What’s happening with the property market these days?
If you want my lay opinion, the property market in Sydney is hot right now – and I suspect it’s because of the relatively low interest rates.
From my perspective as a prospective investment property buyer and from my experience in providing conveyancing services – I can see that there’s been an upturn in enquiries and transactions that I’m dealing with on a daily basis compared to what it was, say 6 months ago. I don’t know what it means in terms of property prices, and aside from saying that property prices and housing affordability in Sydney is ‘crazy’, I’m sure you can probably find all the statistics in the media or other research sources.
Time after time I’ve had clients tell me that they’re needing to sign and exchange contracts to avoid their target properties from being snapped up by other would-be buyers. In fact, the situation at times seems even desperate to the fact that they ‘just have to get something’, and there’s a fear that if they don’t act now, then property prices will continue to skyrocket and they’ll miss their opportunity.
In many ways, these are sentiments that bring back memories of the first home buyers market around 2008 when interest rates were also low (maybe not as low as today) but there was also a higher and wider benefit for first home buyers (ie, up to $21,000 and no stamp duty). Back in those days, clients were offering well above the seller’s asking prices even to the extent that the agreed purchase price couldn’t be supported by valuations used for lending purposes – often leading to the banks refusing to loan and buyers, especially first home buyers, having to pull out during their cooling off period and forfeit their part deposit.
About 6-12 months ago, I had previously mentioned to colleages in the banking and home loan industry that although interest rates were low and comparable to 2008, the property market was still struggling perhaps because the government had pulled back the first home buyer benefits. If the government really wanted to stimulate the property market, it should bring back some of the first home benefits to recreate the same enviroment that existed in 2008 and attract the first home buyers back to the property market (this is obviously speaking without addressing any budgetery issues).
Today, it seems the even lower interest rates have addressed this issue, but instead of first home buyers back to the market, my experience is that there’s an influx of investment buyers. I still have first home buyers buying property, especially off-the-plan property, but not as many as there were back in 2008 and not as many as there are investor buyers at the moment.
I believe as property prices continue to skyrocket and housing affordability falls, the pressures on the rental market will see rents continue to rise which only makes it more attractive while we continue to enjoy relatively low interest rates. The only question then is whether investors will keep a calm head on their shoulders and continue to buy conservatively, or will they adopt the approach of the first home buyers half a decade ago and continue to pressure the property market upwards with inflated offers.
So far, some of the stories that I’ve heard through colleagues in the real estate industry suggest that there have been some buyers so desperate to secure a property that they’ve offered in excess of 25% on top of the asking price. Properties originally intended to go to auction have been snapped up before auction at record breaking purchase prices just because buyers don’t want to risk losing the property to other potential bidders. Good for sellers, maybe not so good for buyers depending on their perspective.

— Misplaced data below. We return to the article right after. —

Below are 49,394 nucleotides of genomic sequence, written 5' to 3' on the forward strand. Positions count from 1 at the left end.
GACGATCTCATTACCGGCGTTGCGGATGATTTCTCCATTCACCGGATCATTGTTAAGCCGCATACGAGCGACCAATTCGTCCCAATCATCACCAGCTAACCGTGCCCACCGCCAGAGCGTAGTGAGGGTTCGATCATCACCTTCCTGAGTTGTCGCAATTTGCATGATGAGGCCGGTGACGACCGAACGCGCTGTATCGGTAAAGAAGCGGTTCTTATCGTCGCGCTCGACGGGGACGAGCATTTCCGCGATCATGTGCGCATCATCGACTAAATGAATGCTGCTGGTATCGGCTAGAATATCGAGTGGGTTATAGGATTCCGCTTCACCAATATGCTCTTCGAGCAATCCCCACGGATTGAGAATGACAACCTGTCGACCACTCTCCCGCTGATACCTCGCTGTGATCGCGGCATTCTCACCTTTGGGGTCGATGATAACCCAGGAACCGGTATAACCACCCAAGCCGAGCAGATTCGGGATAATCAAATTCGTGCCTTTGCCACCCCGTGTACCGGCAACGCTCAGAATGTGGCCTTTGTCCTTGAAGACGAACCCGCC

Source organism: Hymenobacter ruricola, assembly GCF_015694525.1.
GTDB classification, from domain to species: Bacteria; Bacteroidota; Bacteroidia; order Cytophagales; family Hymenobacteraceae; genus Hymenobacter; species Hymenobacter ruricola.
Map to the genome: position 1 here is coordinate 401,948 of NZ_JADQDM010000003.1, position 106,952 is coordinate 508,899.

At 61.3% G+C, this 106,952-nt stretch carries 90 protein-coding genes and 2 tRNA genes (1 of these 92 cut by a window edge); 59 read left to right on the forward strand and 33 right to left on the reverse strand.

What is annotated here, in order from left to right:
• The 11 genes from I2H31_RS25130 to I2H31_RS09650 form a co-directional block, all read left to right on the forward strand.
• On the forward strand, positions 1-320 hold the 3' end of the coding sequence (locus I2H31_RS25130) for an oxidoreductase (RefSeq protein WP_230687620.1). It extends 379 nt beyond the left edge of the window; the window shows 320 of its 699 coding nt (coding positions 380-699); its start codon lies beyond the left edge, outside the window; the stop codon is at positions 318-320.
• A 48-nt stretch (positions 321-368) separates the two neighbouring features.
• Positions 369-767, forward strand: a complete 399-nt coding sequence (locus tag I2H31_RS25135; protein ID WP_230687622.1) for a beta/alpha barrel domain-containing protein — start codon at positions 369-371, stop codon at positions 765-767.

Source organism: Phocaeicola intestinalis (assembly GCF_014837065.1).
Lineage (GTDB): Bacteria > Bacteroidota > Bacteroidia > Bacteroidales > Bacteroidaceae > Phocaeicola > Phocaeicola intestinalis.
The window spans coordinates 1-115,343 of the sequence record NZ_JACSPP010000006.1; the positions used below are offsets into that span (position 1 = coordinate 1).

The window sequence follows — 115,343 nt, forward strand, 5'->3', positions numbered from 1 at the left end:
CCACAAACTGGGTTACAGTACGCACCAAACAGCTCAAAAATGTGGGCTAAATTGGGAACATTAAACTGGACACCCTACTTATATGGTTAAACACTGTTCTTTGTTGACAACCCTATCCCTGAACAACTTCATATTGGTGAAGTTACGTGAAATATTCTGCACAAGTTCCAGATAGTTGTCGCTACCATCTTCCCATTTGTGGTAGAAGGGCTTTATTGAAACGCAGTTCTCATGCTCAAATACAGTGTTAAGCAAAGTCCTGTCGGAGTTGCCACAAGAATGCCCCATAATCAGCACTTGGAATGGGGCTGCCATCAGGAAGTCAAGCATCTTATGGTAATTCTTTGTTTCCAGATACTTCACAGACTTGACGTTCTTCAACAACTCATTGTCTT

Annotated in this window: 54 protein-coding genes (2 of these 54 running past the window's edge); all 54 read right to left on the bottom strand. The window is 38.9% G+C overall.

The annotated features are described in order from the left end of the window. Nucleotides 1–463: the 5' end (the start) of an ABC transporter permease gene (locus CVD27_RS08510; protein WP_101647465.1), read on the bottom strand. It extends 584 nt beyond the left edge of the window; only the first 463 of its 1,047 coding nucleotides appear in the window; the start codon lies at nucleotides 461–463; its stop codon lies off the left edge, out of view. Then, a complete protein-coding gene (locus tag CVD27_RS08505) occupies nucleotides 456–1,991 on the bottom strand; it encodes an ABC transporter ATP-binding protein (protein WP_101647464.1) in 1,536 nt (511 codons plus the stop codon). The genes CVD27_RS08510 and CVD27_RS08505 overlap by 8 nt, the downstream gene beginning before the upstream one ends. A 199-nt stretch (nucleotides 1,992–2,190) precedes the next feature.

Provided buyers are buying the properties that they really want, the only real risk of inflated offers is whether they can secure their finance (if they require finance). I’m sure there are others who could potentially explain this better than me, but when obtaining finance to buy property, banks generally assess loans and properties used as security for those loans according to a Loan to Valuation Ratio also called ‘the LVR’.
So if you’re buying a property and obtaining a loan at an 80% LVR, then the bank will lend you 80% of the valuation of the property. If the purchase price is equal to the valuation, then you’ll need to come up with the 20% of the purchase price yourself. However, if you’ve made an inflated offer and you’re paying MORE than the market price or the valuation determined by your bank, either your LVR will increase or you’ll end up paying more than 20% of the purchase price. It’s for that reason, especially when buyers don’t have enough of their own capital to contribute to the purchase, that many of these transactions run the risk of falling over. In those situations, the buyer will likely be the defaulting party and therefore also be exposed to consequences under the contract for pulling out (hopefully only within the cooling off period) or being in breach for not being able to complete.
In short, what this really means is regardless of whether you’re finding it difficult to find a property to buy (because there are so many other motivated buyers in the market) bid or offer within your budget (and be reasonable about this), don’t get overly emotional or caught up in the buying process, and if you’re relying on finance, make sure you’re confident about what your bank is willing to do for you and what Â you’re willing and able to contribute to complete. Following those basic points will help you act, rather than react to the market, and avoid the pitfalls of succumbing to the apparent peer pressure that seems to have afflicted so many buyers in recent months.